Wyclef Jean’s Yéle Haiti charity, once what the singer said was the country’s “greatest asset and ally” is now defunct and in debt.
The charity’s collapse comes after years of accusations of mishandled funds, which amounted to a reported $16 million following the 2010 earthquake in Haiti.
“Yéle was small before the earthquake, with only $37,000 in assets,” reports The New York Times. “Immediately afterward, money started pouring in. Mr. Jean said he raised $1 million in 24 hours when he urged his Twitter followers to text donations.”
Instead of funds going directly to the cause, The Times reports that the organization spent much of its money on “offices, salaries, consultants’ fees and travel,” as well as pay for Jean’s family, friends and defense attorneys.
“If I had depended on Yéle,” said Diaoly Estimé, whose orphanage features a wall painting of Mr. Jean and his wife, “these kids would all be dead by now.”
Between 2005-2009, the charity spent “$256,580 in illegitimate benefits to Mr. Jean and other Yéle board and staff members as well as improper or potentially improper transactions.”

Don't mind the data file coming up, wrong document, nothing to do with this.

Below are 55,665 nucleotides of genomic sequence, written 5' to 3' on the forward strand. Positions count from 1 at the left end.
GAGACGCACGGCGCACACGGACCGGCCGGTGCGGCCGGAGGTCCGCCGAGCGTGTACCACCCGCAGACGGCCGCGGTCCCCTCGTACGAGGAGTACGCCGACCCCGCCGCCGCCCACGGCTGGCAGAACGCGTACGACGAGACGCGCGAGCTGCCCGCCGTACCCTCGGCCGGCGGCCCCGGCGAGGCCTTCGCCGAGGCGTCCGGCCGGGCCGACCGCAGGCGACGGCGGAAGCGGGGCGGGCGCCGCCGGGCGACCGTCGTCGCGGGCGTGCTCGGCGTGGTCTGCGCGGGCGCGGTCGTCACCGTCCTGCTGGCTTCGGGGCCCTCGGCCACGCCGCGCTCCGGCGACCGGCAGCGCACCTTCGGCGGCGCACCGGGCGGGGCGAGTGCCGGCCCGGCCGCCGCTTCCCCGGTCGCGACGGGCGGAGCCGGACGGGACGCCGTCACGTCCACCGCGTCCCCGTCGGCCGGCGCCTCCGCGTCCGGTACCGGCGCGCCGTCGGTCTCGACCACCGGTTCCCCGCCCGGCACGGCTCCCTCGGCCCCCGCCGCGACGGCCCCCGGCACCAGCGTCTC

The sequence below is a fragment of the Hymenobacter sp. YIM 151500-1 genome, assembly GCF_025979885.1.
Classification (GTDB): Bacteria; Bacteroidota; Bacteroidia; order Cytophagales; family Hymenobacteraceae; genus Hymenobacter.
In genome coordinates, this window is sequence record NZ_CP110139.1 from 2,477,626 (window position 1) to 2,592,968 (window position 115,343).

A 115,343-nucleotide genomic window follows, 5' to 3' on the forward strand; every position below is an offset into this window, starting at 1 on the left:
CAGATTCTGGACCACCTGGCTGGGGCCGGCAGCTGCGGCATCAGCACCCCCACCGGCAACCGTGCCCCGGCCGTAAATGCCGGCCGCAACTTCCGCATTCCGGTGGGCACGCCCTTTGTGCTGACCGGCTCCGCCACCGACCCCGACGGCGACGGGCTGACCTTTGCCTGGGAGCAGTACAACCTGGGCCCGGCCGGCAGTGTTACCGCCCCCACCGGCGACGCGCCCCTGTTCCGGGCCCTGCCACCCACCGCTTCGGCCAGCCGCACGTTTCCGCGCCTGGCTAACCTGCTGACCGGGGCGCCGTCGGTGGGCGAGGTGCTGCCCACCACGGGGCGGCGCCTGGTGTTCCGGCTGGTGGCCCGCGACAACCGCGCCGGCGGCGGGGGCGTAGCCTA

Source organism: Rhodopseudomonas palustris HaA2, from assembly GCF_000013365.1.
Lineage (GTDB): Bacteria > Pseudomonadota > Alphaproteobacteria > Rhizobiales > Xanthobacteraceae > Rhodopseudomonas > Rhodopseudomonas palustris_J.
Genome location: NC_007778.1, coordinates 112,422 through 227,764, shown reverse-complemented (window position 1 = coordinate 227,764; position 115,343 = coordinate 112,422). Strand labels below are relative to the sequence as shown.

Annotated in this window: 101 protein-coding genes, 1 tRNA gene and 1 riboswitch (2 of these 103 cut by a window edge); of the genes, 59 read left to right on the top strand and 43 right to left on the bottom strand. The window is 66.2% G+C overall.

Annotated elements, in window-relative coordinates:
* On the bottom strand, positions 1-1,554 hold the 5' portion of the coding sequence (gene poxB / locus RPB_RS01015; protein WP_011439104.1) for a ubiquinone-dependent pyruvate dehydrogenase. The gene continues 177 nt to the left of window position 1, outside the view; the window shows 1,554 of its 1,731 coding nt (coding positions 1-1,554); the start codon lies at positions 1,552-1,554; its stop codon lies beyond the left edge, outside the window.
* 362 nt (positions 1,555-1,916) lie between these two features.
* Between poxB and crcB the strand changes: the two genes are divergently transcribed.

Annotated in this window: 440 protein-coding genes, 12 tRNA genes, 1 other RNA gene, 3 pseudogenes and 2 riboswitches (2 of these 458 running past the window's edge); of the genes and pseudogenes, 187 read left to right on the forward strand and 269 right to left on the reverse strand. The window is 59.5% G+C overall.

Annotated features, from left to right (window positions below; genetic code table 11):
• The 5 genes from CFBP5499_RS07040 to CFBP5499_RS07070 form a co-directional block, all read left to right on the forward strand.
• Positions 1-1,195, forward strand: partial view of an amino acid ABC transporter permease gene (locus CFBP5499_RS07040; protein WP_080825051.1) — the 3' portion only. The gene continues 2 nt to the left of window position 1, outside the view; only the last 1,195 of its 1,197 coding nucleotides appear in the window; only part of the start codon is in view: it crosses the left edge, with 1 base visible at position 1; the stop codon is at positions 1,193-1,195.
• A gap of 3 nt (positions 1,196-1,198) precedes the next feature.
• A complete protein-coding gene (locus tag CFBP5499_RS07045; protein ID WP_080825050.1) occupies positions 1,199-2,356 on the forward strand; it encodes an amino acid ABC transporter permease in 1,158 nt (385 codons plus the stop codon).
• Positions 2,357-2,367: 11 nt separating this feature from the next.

One “improper” use of funds included doling out $30,763 to fly Lindsay Lohan to a fundraiser that raised $66,000 and spending $57,927 on private jets to fly Matt Damon and other celebs to Haiti.
Following the earthquake in 2010, Yéle spent $9 million of their $16 million in donations on office space and salaries.
Jean himself took $100,000 to perform a charity concert and has given his relatives paychecks of over half a million dollars for unspecified work.
Not to mention, The Smoking Gun posted documents showing that the group made payments of over $100,000 to Jean’s alleged mistress.
At the end of August, Derek Q. Johnson, Yéle’s chief executive, announced his resignation to supporters, saying “As the foundation’s sole remaining employee, my decision implies the closure of the organization as a whole.” (Jean disaffiliated with the charity to run for president of Haiti in 2010–which he was later disqualified from because he lives in New Jersey.)
According to The Times, Johnson, a former Time Warner exec, resigned “after Jean declined to accept a settlement proposed by the attorney general covering the charity’s pre-earthquake activities …The settlement would have required Mr. Jean and the two other Yéle founders to pay $600,000 in restitution ‘to remedy the waste of the foundation’s assets.'”